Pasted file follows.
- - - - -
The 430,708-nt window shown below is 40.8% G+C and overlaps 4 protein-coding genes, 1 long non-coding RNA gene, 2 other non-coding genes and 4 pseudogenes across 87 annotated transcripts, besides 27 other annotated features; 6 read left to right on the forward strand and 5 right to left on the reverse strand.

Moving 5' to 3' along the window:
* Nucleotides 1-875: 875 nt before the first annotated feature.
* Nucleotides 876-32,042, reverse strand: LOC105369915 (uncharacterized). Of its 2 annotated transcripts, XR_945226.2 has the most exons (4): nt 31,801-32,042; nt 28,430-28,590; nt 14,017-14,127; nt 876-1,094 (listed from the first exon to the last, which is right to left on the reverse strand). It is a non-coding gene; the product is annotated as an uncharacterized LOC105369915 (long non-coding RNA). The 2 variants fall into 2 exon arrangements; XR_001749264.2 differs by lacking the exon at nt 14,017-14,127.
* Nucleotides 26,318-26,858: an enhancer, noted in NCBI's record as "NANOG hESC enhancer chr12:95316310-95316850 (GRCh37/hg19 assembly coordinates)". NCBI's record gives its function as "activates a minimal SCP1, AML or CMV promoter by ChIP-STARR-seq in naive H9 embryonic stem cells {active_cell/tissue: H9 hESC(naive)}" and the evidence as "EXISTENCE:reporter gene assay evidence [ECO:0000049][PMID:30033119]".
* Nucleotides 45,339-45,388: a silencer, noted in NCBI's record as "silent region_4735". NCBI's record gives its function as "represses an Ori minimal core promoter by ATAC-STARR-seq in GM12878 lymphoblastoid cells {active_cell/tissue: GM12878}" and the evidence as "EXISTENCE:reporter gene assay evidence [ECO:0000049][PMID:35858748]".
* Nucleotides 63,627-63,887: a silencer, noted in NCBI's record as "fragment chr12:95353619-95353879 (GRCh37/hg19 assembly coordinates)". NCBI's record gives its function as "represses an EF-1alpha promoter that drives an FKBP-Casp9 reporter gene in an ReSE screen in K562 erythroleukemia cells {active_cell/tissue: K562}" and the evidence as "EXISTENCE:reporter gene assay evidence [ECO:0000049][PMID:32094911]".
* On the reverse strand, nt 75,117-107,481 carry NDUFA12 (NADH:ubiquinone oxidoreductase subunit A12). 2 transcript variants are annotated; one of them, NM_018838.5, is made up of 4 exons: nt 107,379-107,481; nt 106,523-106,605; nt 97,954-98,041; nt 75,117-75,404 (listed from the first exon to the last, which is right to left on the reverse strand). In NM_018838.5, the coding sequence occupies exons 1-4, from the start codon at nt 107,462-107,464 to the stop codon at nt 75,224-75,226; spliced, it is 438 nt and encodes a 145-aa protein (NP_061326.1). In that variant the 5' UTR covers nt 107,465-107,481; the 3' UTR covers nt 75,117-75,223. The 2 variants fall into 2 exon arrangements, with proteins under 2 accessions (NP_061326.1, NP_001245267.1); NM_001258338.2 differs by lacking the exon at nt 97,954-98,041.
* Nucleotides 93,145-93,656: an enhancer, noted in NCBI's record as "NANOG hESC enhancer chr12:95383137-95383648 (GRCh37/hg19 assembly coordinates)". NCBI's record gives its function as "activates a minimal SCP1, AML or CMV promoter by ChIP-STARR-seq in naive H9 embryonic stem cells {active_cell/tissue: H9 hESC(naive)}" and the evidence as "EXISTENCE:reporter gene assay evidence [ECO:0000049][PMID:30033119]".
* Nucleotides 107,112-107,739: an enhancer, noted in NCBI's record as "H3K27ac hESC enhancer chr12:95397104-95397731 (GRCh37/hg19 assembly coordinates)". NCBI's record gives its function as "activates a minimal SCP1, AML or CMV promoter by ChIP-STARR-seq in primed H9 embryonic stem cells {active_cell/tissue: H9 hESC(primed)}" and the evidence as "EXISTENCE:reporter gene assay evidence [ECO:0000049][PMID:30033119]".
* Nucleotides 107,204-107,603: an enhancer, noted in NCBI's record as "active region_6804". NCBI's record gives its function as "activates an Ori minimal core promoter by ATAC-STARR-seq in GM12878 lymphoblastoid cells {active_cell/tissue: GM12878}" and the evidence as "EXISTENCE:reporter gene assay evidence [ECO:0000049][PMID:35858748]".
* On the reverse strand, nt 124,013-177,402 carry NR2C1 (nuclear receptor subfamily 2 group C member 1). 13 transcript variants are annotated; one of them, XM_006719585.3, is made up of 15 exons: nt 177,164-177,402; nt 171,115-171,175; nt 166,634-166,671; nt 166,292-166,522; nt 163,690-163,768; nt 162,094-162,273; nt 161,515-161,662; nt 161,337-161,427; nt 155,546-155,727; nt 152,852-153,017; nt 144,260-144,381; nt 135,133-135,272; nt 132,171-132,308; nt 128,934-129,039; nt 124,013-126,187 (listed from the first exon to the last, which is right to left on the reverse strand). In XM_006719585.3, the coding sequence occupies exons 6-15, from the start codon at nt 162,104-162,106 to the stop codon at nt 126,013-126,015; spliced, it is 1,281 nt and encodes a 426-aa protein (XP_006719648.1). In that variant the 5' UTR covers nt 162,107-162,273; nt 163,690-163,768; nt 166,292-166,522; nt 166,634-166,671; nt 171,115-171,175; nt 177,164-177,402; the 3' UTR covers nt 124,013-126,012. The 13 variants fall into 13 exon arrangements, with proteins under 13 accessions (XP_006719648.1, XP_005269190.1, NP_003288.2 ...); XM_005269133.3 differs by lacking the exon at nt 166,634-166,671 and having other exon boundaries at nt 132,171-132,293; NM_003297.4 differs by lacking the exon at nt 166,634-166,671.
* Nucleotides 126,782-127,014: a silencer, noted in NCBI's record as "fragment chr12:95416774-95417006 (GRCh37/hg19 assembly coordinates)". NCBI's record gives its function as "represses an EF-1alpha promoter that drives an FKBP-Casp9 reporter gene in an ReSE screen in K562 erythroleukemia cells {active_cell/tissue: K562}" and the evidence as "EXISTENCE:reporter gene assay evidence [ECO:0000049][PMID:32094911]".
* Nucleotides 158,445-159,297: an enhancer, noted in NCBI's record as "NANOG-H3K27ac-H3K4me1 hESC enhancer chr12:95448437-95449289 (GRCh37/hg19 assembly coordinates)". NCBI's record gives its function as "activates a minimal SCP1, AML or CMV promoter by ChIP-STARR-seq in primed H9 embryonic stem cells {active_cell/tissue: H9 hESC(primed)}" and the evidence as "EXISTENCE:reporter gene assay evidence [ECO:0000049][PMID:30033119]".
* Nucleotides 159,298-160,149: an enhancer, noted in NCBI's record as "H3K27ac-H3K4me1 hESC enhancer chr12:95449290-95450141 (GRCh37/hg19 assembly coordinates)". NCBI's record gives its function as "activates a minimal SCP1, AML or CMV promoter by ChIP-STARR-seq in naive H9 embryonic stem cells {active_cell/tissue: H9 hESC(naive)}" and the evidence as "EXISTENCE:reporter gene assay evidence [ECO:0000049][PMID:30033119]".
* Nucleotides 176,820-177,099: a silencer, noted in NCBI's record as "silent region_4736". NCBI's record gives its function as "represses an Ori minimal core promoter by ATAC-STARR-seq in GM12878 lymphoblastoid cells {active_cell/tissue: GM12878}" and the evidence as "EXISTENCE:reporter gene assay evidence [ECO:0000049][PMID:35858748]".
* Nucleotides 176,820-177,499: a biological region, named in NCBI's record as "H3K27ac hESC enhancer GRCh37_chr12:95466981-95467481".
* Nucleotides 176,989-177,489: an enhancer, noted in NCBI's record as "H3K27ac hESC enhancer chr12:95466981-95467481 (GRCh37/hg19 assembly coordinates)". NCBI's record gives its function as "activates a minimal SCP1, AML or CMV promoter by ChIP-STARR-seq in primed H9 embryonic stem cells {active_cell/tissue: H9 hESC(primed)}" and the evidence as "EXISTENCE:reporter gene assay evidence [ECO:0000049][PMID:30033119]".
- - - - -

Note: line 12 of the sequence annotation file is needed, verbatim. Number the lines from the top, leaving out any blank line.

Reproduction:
* On the reverse strand, nt 124,013-177,402 carry NR2C1 (nuclear receptor subfamily 2 group C member 1). 13 transcript variants are annotated; one of them, XM_006719585.3, is made up of 15 exons: nt 177,164-177,402; nt 171,115-171,175; nt 166,634-166,671; nt 166,292-166,522; nt 163,690-163,768; nt 162,094-162,273; nt 161,515-161,662; nt 161,337-161,427; nt 155,546-155,727; nt 152,852-153,017; nt 144,260-144,381; nt 135,133-135,272; nt 132,171-132,308; nt 128,934-129,039; nt 124,013-126,187 (listed from the first exon to the last, which is right to left on the reverse strand). In XM_006719585.3, the coding sequence occupies exons 6-15, from the start codon at nt 162,104-162,106 to the stop codon at nt 126,013-126,015; spliced, it is 1,281 nt and encodes a 426-aa protein (XP_006719648.1). In that variant the 5' UTR covers nt 162,107-162,273; nt 163,690-163,768; nt 166,292-166,522; nt 166,634-166,671; nt 171,115-171,175; nt 177,164-177,402; the 3' UTR covers nt 124,013-126,012. The 13 variants fall into 13 exon arrangements, with proteins under 13 accessions (XP_006719648.1, XP_005269190.1, NP_003288.2 ...); XM_005269133.3 differs by lacking the exon at nt 166,634-166,671 and having other exon boundaries at nt 132,171-132,293; NM_003297.4 differs by lacking the exon at nt 166,634-166,671.